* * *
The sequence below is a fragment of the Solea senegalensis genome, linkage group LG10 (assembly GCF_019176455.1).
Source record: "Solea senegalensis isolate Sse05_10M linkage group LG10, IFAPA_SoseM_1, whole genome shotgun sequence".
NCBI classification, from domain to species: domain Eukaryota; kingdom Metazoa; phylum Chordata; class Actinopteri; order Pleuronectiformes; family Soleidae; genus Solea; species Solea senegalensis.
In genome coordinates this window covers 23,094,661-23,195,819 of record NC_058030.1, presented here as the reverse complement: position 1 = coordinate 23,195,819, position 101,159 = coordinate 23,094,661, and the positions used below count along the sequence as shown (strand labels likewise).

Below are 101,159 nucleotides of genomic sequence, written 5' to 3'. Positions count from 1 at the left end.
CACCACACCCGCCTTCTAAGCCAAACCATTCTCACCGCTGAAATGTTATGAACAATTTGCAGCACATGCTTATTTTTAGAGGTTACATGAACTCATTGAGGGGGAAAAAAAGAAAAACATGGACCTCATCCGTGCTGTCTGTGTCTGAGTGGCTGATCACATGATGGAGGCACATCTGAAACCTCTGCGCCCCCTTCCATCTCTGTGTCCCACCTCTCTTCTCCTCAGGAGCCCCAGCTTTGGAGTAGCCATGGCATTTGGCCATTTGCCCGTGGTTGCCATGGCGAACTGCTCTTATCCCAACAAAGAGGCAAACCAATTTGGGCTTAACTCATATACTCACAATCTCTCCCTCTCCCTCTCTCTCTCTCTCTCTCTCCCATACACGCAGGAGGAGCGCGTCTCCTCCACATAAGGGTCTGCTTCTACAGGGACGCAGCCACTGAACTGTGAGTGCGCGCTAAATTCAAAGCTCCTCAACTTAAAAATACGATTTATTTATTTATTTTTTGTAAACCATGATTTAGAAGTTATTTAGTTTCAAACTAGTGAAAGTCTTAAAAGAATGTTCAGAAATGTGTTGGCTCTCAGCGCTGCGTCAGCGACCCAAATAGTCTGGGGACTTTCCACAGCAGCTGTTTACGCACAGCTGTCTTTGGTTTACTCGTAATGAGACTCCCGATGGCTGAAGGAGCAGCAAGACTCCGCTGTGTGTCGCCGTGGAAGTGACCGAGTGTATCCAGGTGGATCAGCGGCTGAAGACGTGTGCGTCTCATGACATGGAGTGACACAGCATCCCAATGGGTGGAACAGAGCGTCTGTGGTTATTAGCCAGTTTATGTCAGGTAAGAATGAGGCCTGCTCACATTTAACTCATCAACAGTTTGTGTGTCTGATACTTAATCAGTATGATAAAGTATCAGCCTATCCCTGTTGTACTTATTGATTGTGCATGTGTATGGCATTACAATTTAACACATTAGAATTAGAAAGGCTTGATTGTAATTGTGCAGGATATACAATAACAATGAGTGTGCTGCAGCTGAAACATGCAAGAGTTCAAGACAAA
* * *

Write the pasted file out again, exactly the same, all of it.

The sequence below is a fragment of the Solea senegalensis genome, linkage group LG10 (assembly GCF_019176455.1).
Source record: "Solea senegalensis isolate Sse05_10M linkage group LG10, IFAPA_SoseM_1, whole genome shotgun sequence".
NCBI classification, from domain to species: domain Eukaryota; kingdom Metazoa; phylum Chordata; class Actinopteri; order Pleuronectiformes; family Soleidae; genus Solea; species Solea senegalensis.
In genome coordinates this window covers 23,094,661-23,195,819 of record NC_058030.1, presented here as the reverse complement: position 1 = coordinate 23,195,819, position 101,159 = coordinate 23,094,661, and the positions used below count along the sequence as shown (strand labels likewise).

Below are 101,159 nucleotides of genomic sequence, written 5' to 3'. Positions count from 1 at the left end.
CACCACACCCGCCTTCTAAGCCAAACCATTCTCACCGCTGAAATGTTATGAACAATTTGCAGCACATGCTTATTTTTAGAGGTTACATGAACTCATTGAGGGGGAAAAAAAGAAAAACATGGACCTCATCCGTGCTGTCTGTGTCTGAGTGGCTGATCACATGATGGAGGCACATCTGAAACCTCTGCGCCCCCTTCCATCTCTGTGTCCCACCTCTCTTCTCCTCAGGAGCCCCAGCTTTGGAGTAGCCATGGCATTTGGCCATTTGCCCGTGGTTGCCATGGCGAACTGCTCTTATCCCAACAAAGAGGCAAACCAATTTGGGCTTAACTCATATACTCACAATCTCTCCCTCTCCCTCTCTCTCTCTCTCTCTCTCCCATACACGCAGGAGGAGCGCGTCTCCTCCACATAAGGGTCTGCTTCTACAGGGACGCAGCCACTGAACTGTGAGTGCGCGCTAAATTCAAAGCTCCTCAACTTAAAAATACGATTTATTTATTTATTTTTTGTAAACCATGATTTAGAAGTTATTTAGTTTCAAACTAGTGAAAGTCTTAAAAGAATGTTCAGAAATGTGTTGGCTCTCAGCGCTGCGTCAGCGACCCAAATAGTCTGGGGACTTTCCACAGCAGCTGTTTACGCACAGCTGTCTTTGGTTTACTCGTAATGAGACTCCCGATGGCTGAAGGAGCAGCAAGACTCCGCTGTGTGTCGCCGTGGAAGTGACCGAGTGTATCCAGGTGGATCAGCGGCTGAAGACGTGTGCGTCTCATGACATGGAGTGACACAGCATCCCAATGGGTGGAACAGAGCGTCTGTGGTTATTAGCCAGTTTATGTCAGGTAAGAATGAGGCCTGCTCACATTTAACTCATCAACAGTTTGTGTGTCTGATACTTAATCAGTATGATAAAGTATCAGCCTATCCCTGTTGTACTTATTGATTGTGCATGTGTATGGCATTACAATTTAACACATTAGAATTAGAAAGGCTTGATTGTAATTGTGCAGGATATACAATAACAATGAGTGTGCTGCAGCTGAAACATGCAAGAGTTCAAGACAAA